The EDP, Norfolk's daily newspaper, kindly ran a story about our work, focusing on the incredible commitment of our volunteer counsellors. Read on to find out more about our counsellors and why they choose to support our work.
Sue Lambert Trust is the main charity in Norfolk offering specialist counselling support to people who have experienced sexual violence. And we are very lucky to have a passionate and hard-working team of paid staff and volunteer trained counsellors.
Clive Evans, chief executive of Sue Lambert Trust explains; “We support people who are highly vulnerable and who trust us to help them recover and rebuild their lives. And we rely on the support of our counsellors to do this.
“Our counsellors are kind and caring people who help others explore their feelings and emotions related to their past experiences. Through listening non-judgementally and offering a safe space to talk about their traumas and express their feelings and anxieties, counsellors help clients to make sense of their experiences and make changes in their lives.”
Bob Parker, a qualified counsellor, has volunteered with us since June 2018
Previously a volunteer for the Samaritans, he noticed that many callers, mostly, but not exclusively females, included sexual and violent trauma as at least part of the reason for their call. At Sue Lambert Trust, Bob sees around eight clients each week.
“Despite its stresses the work is immensely rewarding especially when clients tell you that they feel heard and can start to live without their traumatic experience affecting them so much anymore.
“Helping someone to move out of the horrible shadow on their life and find their way to deal with what has happened is something which counselling can offer – as the British Association for Counselling and Psychotherapy say: “Counselling changes lives.”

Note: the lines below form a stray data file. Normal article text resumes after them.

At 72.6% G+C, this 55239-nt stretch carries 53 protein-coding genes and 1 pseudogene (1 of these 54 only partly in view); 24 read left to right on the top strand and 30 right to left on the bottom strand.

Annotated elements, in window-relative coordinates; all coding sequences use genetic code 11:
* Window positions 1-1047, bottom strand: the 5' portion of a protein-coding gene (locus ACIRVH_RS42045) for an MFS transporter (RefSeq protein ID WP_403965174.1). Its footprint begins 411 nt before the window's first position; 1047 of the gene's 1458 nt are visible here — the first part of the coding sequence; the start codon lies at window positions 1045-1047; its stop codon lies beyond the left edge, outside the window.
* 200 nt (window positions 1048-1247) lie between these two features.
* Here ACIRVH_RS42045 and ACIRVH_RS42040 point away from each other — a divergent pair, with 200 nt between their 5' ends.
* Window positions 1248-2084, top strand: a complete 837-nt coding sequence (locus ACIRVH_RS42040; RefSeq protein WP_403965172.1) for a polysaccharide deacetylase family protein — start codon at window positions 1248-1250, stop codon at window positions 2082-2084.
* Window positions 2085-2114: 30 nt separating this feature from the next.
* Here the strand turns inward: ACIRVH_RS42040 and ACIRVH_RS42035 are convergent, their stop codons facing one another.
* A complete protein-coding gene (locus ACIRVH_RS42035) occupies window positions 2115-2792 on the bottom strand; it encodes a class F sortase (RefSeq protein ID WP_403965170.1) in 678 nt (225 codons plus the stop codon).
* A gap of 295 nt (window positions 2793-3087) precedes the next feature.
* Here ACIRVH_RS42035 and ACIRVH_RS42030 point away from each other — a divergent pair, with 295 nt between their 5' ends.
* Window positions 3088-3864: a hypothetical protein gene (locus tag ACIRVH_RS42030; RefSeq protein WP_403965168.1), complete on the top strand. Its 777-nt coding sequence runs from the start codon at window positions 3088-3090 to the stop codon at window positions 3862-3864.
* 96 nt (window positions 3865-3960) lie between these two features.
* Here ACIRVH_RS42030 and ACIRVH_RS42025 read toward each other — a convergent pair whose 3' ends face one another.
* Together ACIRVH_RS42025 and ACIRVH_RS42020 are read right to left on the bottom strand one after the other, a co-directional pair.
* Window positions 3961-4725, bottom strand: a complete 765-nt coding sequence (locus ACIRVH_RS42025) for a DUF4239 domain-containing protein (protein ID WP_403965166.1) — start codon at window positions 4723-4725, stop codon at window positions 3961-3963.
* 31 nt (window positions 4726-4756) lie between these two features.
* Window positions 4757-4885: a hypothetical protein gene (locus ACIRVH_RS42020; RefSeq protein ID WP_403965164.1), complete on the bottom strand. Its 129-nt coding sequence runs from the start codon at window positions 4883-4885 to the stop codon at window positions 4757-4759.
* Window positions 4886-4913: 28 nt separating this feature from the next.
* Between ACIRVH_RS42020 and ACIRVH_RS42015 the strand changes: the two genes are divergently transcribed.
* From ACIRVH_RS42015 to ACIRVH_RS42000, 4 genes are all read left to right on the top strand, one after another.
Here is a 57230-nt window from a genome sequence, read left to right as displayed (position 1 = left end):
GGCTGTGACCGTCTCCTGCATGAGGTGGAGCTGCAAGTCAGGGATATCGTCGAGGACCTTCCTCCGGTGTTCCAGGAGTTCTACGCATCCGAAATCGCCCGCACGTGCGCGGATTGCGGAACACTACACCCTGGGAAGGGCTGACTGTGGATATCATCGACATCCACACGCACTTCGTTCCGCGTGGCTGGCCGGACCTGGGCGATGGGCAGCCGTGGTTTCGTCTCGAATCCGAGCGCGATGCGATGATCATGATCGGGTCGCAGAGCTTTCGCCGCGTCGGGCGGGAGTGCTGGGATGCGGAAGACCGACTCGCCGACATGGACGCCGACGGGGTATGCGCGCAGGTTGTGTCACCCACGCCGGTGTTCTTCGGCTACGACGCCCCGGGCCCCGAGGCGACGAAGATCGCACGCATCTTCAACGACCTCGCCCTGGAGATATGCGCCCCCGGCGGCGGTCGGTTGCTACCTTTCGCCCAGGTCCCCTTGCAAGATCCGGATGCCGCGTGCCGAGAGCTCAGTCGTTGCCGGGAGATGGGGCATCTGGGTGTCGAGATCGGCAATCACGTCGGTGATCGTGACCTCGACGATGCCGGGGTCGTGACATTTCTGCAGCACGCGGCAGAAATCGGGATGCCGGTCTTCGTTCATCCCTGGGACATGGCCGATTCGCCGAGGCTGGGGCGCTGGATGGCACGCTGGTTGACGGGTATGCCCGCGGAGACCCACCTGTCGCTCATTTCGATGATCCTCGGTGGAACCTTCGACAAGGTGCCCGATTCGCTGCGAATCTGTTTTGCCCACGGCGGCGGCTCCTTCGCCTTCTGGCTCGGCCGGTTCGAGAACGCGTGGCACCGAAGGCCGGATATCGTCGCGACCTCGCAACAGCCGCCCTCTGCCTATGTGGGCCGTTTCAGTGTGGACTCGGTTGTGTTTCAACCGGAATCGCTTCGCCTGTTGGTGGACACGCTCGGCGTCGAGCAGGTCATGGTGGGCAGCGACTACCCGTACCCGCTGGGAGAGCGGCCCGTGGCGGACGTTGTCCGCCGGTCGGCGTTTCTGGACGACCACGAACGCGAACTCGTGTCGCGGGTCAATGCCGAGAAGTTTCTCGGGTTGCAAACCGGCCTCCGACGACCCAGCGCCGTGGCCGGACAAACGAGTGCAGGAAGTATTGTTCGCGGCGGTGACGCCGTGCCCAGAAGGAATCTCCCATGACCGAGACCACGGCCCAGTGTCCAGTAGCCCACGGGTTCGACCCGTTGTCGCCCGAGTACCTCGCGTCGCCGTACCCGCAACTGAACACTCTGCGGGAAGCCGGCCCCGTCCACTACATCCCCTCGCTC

Asha retrained as a counsellor after a career in HR
“Volunteering with Sue Lambert Trust allows me to put my skills into practice and develop my expertise,” she explains. “I’ve never just wanted to be an academic, I want to do a practical job.
“Watching the magic happen in the room because the clients are doing the work is very special; you’re just facilitating their process of self-healing, not acting as any sort of expert. The work can be really hard, but it can be exhilarating when you see a client start to make progress; when a person says they no longer feel so alone.”
“In April 2019 we received just over 50 referrals from people needing our help. In April 2021 – after the second spring lockdown – we had more than 100,” says Clive Evans. “We never take our volunteer counsellors for granted because we wouldn’t exist without them. Being able to pay them, even just a fraction of what they would earn in private practice, means we can build our pool of therapists and help even more people.”
Do you know someone who could volunteer for us?
Sue Lambert Trust is always keen to hear from counsellors who would like to offer their time whilst expanding their skills and knowledge. The charity provides counsellors with one-to-one and group supervision plus regular professional training, free of charge.
We have offices in Norwich and Great Yarmouth.
To find out more, please email firstname.lastname@example.org
Read this article in full online with the EDP – Sue Lambert Trust supporting abuse victims | Eastern Daily Press (edp24.co.uk)